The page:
Pacific Northwest Sea to Sky Packable Daypack Review
The Pacific Northwest Sea to Sky Pack is a lightweight packable daypack that can go with you just about anywhere—even under waterfalls.
- Minimalistic and functional
- Can fit in your jacket pocket or hook onto your larger pack
- Weather resistant material
- Detachable sternum strap, comes off easily
- Hip strap seems like overkill and an afterthought (easily removable)
- Front pocket isn’t water resistant like the rest of the bag, but great for easy access if you’re not worried about the possible wetness
5.5 oz (155.9 gm)
20 in x 11 in (50.8 x 27.9 cm)
(Compressed Dimensions- 4.9 x 3 inches)
If you’re looking for a minimalistic yet functional daypack, the Pacific Northwest (PNW) Sea to Sky Pack could be for you. And if you’re looking to wander under a waterfall or possibly slip into a river, the Sea to Sky Pack could also be for you. According to PNW, the pack is waterproof, so let’s dive in to find out if that’s true or not!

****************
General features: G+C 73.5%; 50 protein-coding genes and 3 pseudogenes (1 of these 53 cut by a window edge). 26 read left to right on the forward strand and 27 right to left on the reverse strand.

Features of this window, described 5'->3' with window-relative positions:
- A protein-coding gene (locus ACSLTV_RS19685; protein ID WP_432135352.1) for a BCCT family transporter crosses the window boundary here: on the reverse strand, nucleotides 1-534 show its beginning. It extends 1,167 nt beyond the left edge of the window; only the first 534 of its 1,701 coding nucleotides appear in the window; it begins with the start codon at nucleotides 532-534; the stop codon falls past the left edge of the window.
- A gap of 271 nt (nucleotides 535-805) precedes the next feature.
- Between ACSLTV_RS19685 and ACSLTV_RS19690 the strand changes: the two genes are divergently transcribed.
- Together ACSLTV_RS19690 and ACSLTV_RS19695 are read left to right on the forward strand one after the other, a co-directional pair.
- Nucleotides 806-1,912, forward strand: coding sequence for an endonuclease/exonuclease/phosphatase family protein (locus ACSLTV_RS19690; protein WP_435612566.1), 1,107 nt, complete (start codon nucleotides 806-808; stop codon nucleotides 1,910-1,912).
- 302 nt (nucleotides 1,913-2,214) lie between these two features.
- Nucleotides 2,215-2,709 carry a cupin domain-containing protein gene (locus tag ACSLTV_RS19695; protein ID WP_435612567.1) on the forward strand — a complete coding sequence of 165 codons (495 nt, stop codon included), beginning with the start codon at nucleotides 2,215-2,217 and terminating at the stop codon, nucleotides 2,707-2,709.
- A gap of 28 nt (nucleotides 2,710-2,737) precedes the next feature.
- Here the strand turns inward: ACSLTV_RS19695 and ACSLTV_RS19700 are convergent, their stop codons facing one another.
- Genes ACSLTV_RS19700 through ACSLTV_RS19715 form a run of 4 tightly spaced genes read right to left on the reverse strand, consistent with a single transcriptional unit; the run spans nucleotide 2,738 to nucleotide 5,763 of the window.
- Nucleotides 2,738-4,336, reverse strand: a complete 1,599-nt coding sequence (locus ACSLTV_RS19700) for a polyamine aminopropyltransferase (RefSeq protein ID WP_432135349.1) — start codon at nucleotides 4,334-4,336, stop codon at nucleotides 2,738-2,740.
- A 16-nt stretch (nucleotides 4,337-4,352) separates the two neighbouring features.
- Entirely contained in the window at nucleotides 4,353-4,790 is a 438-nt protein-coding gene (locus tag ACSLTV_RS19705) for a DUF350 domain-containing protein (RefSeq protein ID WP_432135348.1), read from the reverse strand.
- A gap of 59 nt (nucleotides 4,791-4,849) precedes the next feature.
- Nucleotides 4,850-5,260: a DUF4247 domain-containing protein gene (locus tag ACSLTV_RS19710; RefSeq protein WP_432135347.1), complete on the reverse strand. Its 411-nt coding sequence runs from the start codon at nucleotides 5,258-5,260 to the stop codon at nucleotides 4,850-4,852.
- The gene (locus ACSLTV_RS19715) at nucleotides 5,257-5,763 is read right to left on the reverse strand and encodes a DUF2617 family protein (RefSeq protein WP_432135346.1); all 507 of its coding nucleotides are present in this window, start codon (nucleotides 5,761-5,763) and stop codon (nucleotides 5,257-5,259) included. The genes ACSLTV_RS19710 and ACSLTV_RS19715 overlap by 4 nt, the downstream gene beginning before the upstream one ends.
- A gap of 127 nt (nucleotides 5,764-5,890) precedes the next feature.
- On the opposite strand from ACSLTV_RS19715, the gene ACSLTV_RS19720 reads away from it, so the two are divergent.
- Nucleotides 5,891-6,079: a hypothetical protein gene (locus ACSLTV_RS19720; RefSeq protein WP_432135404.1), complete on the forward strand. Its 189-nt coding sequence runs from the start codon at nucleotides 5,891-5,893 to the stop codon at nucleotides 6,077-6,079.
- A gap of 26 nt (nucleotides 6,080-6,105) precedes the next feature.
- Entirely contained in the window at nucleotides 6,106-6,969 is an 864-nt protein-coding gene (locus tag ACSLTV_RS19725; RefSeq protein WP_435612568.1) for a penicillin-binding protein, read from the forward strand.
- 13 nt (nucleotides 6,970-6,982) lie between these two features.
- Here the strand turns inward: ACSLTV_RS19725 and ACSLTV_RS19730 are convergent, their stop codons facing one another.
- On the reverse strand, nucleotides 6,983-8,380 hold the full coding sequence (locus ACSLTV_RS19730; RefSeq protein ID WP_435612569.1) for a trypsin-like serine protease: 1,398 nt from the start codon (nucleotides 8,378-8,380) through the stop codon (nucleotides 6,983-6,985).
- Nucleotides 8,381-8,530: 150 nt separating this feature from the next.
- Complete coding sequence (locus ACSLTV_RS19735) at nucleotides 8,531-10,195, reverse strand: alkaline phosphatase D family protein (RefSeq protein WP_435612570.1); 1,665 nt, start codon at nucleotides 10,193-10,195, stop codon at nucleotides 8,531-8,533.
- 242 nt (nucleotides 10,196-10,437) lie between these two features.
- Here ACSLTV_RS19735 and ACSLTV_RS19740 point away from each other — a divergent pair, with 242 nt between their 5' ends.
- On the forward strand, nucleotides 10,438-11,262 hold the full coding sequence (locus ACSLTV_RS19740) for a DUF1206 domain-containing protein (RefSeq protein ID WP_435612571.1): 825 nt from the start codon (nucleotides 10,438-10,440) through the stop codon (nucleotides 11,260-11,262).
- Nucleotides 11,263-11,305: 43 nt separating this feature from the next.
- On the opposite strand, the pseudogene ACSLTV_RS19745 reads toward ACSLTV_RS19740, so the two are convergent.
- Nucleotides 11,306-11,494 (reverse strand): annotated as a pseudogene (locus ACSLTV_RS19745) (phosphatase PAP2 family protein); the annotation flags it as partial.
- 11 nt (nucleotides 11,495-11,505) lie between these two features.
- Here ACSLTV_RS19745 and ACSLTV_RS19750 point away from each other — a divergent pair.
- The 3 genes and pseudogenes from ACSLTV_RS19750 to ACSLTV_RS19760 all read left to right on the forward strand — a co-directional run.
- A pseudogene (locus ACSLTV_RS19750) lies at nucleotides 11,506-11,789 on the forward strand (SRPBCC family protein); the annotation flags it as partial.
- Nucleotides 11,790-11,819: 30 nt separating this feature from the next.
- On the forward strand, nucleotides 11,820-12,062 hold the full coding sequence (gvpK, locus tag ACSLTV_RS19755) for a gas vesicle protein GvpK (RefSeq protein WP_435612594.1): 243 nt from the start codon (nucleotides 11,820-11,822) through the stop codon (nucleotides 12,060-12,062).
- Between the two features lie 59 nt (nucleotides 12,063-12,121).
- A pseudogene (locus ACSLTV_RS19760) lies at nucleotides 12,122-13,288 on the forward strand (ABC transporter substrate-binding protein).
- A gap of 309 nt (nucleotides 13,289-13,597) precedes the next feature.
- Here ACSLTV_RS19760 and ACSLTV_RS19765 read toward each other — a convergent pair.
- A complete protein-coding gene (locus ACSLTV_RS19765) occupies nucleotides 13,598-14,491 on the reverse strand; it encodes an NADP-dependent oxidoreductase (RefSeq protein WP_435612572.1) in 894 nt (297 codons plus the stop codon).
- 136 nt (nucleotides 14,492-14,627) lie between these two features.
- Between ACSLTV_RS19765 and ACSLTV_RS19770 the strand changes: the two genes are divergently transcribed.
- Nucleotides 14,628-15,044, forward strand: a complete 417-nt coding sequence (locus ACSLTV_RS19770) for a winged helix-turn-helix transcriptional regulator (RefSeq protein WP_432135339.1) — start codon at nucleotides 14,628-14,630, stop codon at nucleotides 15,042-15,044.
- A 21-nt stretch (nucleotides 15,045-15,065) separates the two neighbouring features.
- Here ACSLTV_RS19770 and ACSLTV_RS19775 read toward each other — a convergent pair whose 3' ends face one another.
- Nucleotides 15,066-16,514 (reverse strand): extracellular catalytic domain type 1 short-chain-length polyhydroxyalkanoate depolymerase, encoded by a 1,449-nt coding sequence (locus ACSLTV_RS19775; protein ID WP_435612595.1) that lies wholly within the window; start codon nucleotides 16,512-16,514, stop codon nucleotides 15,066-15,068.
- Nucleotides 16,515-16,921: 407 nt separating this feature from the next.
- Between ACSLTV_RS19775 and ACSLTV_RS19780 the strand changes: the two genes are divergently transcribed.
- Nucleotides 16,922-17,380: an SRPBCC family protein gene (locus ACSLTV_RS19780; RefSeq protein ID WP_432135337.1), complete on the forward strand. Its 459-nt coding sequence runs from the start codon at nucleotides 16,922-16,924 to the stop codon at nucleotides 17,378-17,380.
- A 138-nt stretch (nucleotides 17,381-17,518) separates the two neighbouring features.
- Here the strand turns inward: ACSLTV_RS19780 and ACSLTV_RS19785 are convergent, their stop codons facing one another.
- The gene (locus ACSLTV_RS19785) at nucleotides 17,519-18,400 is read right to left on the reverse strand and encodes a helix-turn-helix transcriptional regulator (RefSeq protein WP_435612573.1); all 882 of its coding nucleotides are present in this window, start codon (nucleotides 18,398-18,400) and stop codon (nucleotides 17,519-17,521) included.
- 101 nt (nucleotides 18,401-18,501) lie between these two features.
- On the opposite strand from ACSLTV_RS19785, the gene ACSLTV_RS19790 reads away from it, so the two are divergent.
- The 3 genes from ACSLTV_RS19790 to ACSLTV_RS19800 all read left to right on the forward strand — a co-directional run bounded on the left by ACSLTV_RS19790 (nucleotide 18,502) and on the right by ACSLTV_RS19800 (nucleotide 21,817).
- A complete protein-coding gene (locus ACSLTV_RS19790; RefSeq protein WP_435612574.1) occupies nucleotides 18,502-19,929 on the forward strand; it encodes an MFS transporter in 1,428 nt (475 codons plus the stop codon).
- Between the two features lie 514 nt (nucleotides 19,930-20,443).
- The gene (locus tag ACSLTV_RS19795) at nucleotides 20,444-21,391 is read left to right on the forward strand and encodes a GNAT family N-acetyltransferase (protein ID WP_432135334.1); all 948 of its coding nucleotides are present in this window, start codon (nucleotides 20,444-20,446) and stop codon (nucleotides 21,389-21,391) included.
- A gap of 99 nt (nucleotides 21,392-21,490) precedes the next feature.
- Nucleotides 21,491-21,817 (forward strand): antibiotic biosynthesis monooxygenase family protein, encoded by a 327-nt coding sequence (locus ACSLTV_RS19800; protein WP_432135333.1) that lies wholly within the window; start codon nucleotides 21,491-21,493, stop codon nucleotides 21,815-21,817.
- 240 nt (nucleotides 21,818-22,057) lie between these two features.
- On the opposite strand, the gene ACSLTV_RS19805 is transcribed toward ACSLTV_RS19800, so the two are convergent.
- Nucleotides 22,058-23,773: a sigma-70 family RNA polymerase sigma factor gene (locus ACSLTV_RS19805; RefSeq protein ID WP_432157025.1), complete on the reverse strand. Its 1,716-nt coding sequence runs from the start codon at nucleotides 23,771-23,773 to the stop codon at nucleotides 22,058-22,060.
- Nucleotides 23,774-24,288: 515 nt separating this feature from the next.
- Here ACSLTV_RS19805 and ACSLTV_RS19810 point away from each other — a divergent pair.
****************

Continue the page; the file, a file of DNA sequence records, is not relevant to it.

Materials & Aesthetic
The pack comes in a couple bright colors, but we like to keep things neutral… so we chose black. Although, contrary to it’s color description listed online, if you’re expecting a jet black pack to arrive at your doorstep you may be surprised with what shows up. The pack is actually a deep gray rather than true black, which didn’t bother us but is worth noting.
This sleek bag is made of 30D CORDURA Nylon Ripstop, which is highly durable stuff. As far as water resistance goes, even though this pack is advertised as 100% waterproof, we’ve noticed the front pocket isn’t quite waterproof per se, but water resistant—it has left a couple of our items feeling damp, so you won’t want to store anything too valuable in there.
Additionally, we learned to make sure the front zipper is really cinched up as tight as possible so no water sneaks in. Might sound like a no-brainer, but if you leave that thing open by just a few millimeters you’re going to be in for a swampy-surprise. Also worth noting—even though this pack is made of durable material, beware of abrasions as this may compromise the thin nylon’s water resistant abilities.
The bag has a roll-top system similar to what a lot of boating dry-bags use. Basically you wrap it up tight enough to the point where nothing (not even air) can get in. However, after taking a close look, we noticed it is possible to unroll the roll-top system manually without unclipping it at the top. This is also probably why there’s a sticker at the opening of the pack that says “DO NOT SUBMERGE”.